Edward Baines

History of the County Palatine of Lancaster
4 volumes, 1836



Edward Baines imageEdwin Butterworth imageEdward Baines was born in Preston and became proprietor and editor of the Leeds Mercury and MP for Leeds. He wrote several history books as well as financing the compilation of two early trade directories. This major work was revised and reissued until it was replaced by the even bigger Victoria County History (8 volumes) in the 1900s. As well as a general history of the county and its cotton manufacture, there are detailed accounts of every parish.

Edwin Butterworth, a young (early 20s) journalist and amateur historian from Oldham, was hired by Baines to visit all these parishes and his original research notes have survived.

Hornby was described by Butterworth as a ‘declining and desolate town, neglected by its lords, possessing no trade and scarce any passing traffic- there are no motives or means for improvement.’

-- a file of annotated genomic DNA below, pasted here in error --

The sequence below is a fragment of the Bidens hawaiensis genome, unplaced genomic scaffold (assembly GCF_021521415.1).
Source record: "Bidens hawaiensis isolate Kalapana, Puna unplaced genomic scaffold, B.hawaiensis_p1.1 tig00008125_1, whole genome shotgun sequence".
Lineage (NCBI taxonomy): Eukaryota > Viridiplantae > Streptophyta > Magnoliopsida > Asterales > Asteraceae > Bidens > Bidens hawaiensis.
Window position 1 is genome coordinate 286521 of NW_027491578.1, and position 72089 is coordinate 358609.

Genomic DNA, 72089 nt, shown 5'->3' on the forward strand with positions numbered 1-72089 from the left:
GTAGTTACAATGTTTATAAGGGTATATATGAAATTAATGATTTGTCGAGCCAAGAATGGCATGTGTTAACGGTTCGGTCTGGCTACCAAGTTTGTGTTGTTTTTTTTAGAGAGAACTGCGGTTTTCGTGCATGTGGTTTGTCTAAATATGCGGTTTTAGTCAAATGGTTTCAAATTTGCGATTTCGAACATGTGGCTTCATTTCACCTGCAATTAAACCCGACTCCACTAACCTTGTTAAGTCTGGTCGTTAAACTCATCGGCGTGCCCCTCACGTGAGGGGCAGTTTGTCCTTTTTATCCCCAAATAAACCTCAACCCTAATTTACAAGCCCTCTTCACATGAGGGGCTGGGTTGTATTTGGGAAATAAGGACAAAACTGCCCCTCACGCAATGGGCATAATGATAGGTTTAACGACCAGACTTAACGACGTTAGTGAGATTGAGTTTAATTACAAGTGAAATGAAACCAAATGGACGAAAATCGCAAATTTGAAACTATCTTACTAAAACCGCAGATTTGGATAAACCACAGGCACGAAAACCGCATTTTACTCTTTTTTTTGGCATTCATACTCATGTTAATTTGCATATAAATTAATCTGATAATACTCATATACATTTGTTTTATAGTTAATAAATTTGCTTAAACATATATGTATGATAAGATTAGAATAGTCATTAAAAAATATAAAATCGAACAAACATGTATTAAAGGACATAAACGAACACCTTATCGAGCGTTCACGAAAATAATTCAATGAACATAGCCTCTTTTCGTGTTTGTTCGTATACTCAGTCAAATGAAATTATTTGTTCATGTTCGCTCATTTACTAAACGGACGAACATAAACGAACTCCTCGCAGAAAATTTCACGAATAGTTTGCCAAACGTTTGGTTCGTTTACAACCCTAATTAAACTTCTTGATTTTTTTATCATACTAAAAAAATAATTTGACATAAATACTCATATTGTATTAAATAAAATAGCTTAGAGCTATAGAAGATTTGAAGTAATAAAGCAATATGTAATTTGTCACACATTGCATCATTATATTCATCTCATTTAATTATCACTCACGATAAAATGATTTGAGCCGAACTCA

In the valley of the Wenning were ‘sweet pastures overhung by wood either stretching in the bottoms or along the sides of the swelling hills’.

For Tatham Butterworth commented that ‘The condition of the agriculturists, either in their means or methods of farming, has varied little for a great number of years.’

Baines included similar accounts of the area.

‘The face of the country along this line [ie upper end of Tatham parish] … is extremely rugged, but scenery is frequently grand, and, in some parts of the parish, extremely beautiful’. Hornby Castle, the admiration of the neighbourhood, is seen in many situations to advantage; and in clear weather, Ingleborough, presenting its immense mass and well-defined summit in the distance, imparts a degree of sublimity to the scene. ‘

Baines ended his account: ‘All the farming operations of this parish and district are conducted upon the principles of the old school, unmixed with the alloy of modern improvements.’

MW 2009
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